Washington DC, December 17, 2001—The
Board of Directors of the World Bank approved separate credit lines totaling
US$250 million for two of the largest private banks in Brazil, Banco Itau
and Unibanco, sending a signal of confidence in the Brazilian banking system.
The International Finance Corporation (IFC), the private sector arm of
the World Bank Group, will lend up to $150 million for its own account
to Unibanco, the fourth largest private sector bank in Brazil in terms
of assets, and $100 million to Banco Itau, Brazil’s second largest private
sector bank in terms of assets. The credit lines will be used by
these banks to finance infrastructure, energy, industrial expansion and
environment related projects.
These loans highlight IFC’s commitment to respond rapidly to recent changes
in global and domestic conditions, particularly after the events of September
11, in this case by making long-term finance available to the Brazilian
private sector. The loans also shed a positive light on the growing
project finance activities of two leading Brazilian banks.
Bernard Pasquier, IFC Director for Latin America and the Caribbean noted:
“These investments show that we have confidence in the resilience
of the Brazilian banking system. They confirm that IFC can work effectively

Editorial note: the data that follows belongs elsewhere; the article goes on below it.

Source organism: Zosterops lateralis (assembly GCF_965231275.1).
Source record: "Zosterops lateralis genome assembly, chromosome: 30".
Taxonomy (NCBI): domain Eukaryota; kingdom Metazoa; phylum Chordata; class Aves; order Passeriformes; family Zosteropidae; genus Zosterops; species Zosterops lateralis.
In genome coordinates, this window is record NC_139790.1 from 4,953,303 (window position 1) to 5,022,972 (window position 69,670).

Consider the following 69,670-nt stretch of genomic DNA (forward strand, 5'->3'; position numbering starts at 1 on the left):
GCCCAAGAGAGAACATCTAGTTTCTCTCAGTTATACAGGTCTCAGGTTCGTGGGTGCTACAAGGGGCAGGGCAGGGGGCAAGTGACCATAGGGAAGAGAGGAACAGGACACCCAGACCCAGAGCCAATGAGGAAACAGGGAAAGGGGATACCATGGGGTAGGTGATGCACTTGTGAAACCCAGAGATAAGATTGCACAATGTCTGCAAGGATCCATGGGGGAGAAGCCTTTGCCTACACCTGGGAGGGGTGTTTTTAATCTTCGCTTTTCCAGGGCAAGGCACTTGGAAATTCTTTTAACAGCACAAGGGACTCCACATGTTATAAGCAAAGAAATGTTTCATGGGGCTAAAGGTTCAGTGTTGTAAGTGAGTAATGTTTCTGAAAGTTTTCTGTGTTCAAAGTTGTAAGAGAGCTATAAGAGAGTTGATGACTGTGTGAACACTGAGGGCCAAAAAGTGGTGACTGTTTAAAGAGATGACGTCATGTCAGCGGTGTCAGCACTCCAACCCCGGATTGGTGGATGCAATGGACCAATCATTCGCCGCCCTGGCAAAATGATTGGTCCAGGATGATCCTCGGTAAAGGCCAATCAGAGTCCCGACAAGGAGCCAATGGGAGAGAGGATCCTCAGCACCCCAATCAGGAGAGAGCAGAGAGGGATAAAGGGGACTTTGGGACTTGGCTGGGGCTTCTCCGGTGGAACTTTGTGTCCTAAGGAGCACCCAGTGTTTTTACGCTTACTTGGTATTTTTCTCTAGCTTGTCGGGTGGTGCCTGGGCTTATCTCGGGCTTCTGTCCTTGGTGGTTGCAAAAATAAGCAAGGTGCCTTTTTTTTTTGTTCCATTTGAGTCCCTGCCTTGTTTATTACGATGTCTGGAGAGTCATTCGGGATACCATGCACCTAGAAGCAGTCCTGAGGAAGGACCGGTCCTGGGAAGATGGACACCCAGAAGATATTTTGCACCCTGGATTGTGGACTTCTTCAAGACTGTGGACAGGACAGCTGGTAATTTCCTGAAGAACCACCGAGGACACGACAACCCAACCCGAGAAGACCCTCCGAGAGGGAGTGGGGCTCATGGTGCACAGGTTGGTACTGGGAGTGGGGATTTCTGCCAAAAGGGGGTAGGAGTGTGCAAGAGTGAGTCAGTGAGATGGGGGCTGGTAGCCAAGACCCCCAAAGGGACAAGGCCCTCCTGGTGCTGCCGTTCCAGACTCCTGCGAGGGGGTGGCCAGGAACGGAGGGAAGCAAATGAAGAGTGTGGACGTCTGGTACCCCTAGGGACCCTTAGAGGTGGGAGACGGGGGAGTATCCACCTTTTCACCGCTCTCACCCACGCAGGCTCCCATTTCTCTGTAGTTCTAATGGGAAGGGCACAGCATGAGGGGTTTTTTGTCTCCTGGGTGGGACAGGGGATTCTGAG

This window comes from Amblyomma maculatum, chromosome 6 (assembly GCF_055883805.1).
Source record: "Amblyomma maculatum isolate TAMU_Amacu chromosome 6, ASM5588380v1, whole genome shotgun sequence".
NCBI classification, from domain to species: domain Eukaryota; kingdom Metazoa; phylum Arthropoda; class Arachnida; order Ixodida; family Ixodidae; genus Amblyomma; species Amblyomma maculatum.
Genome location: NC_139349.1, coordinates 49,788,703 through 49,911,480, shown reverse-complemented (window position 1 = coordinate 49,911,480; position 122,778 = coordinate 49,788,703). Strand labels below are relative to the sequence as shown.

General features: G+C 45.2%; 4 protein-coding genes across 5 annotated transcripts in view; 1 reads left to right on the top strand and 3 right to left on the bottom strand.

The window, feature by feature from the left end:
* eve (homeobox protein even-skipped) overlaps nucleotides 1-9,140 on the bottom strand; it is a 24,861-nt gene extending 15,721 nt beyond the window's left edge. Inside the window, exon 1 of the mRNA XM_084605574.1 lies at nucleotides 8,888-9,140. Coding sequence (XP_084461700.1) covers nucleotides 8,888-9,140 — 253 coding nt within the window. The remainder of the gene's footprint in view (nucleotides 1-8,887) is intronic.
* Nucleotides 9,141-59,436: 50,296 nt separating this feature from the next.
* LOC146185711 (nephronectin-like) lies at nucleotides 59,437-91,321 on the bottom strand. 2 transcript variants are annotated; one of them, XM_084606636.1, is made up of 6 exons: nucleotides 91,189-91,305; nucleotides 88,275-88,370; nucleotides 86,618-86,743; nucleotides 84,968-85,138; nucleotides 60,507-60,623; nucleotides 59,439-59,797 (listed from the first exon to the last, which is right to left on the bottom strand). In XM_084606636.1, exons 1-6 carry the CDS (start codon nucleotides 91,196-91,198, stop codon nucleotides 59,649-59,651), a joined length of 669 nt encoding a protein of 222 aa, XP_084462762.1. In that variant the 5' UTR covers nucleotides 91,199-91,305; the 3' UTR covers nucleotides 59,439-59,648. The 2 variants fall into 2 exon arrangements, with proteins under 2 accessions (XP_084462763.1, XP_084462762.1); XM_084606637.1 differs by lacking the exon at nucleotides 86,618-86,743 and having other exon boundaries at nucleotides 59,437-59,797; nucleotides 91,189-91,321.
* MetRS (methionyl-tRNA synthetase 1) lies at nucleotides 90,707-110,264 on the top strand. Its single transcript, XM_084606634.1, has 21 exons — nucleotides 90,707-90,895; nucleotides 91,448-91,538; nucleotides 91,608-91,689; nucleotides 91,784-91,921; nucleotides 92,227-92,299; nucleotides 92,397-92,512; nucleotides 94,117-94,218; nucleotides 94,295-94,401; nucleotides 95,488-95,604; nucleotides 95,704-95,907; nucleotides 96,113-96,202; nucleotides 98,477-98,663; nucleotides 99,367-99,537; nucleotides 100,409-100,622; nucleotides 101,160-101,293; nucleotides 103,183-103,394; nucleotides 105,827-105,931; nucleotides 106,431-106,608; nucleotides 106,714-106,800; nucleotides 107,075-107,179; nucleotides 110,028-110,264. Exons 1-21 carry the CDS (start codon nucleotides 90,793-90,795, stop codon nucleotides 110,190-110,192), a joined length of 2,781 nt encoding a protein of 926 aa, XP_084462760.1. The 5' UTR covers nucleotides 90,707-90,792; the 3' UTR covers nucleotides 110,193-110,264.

and quickly with the Brazilian private sector to help address various economic
bottlenecks that have recently arisen, such as debilitating power shortages
induced by Brazil’s current energy crisis.” Additionally, Mr. Pasquier
pointed out that the loans are part of IFC’s strategy to invest
in Brazil’s financial sector and physical infrastructure in order to improve
prospects for the country’s sustained growth, an essential precondition
for poverty reduction.
In addition to the credit lines, IFC may arrange a syndicated loan of up
to $150 million for Unibanco, and a syndicated loan of up to $100 million
for Banco Itau, for similar on-lending purposes. These loans would
bring the combined volume of the two operations up to $500 million.
In IFC’s view, Brazil is well equipped to withstand external shocks. Over
the last few years, the Brazilian government has demonstrated an enhanced
capacity to manage risks, pursue structural reforms and stay the course
on fiscal adjustment. These achievements have been complemented by
restructuring of the banking system as well as improved bank supervision
and regulation. As a result, the investment climate in the country
has been improving consistently.
IFC’s mission (www.ifc.org)
is to promote sustainable private sector investment in developing countries,
helping to reduce poverty and improve people's lives. IFC finances
private sector investments in the developing world, mobilizes capital in
the international financial markets, and provides technical assistance
and advice to governments and businesses. Since its founding in 1956,
IFC has committed more than $31 billion of its own funds and arranged $20
billion in syndications for 2,636 companies in 140 developing countries.
IFC’s committed portfolio at the end of FY01 was $14.3 billion.